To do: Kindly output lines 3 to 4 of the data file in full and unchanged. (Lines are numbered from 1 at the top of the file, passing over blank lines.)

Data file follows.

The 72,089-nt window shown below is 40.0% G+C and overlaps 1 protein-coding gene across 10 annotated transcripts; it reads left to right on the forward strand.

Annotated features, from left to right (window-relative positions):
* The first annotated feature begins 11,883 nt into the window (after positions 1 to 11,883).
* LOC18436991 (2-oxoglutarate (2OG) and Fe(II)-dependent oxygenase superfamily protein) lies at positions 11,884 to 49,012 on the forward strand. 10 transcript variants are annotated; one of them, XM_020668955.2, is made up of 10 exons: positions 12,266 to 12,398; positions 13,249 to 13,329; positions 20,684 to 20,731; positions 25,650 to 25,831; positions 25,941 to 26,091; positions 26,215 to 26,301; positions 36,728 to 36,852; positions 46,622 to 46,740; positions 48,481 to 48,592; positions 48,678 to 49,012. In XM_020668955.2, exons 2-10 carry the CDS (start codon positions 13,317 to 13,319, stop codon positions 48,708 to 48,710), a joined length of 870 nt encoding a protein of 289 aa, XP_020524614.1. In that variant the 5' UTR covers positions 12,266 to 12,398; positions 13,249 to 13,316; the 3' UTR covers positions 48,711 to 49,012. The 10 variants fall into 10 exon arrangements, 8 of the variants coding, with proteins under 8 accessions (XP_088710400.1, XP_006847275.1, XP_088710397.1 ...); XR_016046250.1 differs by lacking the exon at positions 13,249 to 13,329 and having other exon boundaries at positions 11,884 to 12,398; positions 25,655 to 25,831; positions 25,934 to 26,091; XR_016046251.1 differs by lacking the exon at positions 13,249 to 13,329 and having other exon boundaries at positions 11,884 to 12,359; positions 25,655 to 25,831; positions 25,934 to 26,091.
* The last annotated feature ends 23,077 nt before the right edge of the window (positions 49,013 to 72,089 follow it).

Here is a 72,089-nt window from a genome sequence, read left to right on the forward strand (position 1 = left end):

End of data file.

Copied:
* The first annotated feature begins 11,883 nt into the window (after positions 1 to 11,883).
* LOC18436991 (2-oxoglutarate (2OG) and Fe(II)-dependent oxygenase superfamily protein) lies at positions 11,884 to 49,012 on the forward strand. 10 transcript variants are annotated; one of them, XM_020668955.2, is made up of 10 exons: positions 12,266 to 12,398; positions 13,249 to 13,329; positions 20,684 to 20,731; positions 25,650 to 25,831; positions 25,941 to 26,091; positions 26,215 to 26,301; positions 36,728 to 36,852; positions 46,622 to 46,740; positions 48,481 to 48,592; positions 48,678 to 49,012. In XM_020668955.2, exons 2-10 carry the CDS (start codon positions 13,317 to 13,319, stop codon positions 48,708 to 48,710), a joined length of 870 nt encoding a protein of 289 aa, XP_020524614.1. In that variant the 5' UTR covers positions 12,266 to 12,398; positions 13,249 to 13,316; the 3' UTR covers positions 48,711 to 49,012. The 10 variants fall into 10 exon arrangements, 8 of the variants coding, with proteins under 8 accessions (XP_088710400.1, XP_006847275.1, XP_088710397.1 ...); XR_016046250.1 differs by lacking the exon at positions 13,249 to 13,329 and having other exon boundaries at positions 11,884 to 12,398; positions 25,655 to 25,831; positions 25,934 to 26,091; XR_016046251.1 differs by lacking the exon at positions 13,249 to 13,329 and having other exon boundaries at positions 11,884 to 12,359; positions 25,655 to 25,831; positions 25,934 to 26,091.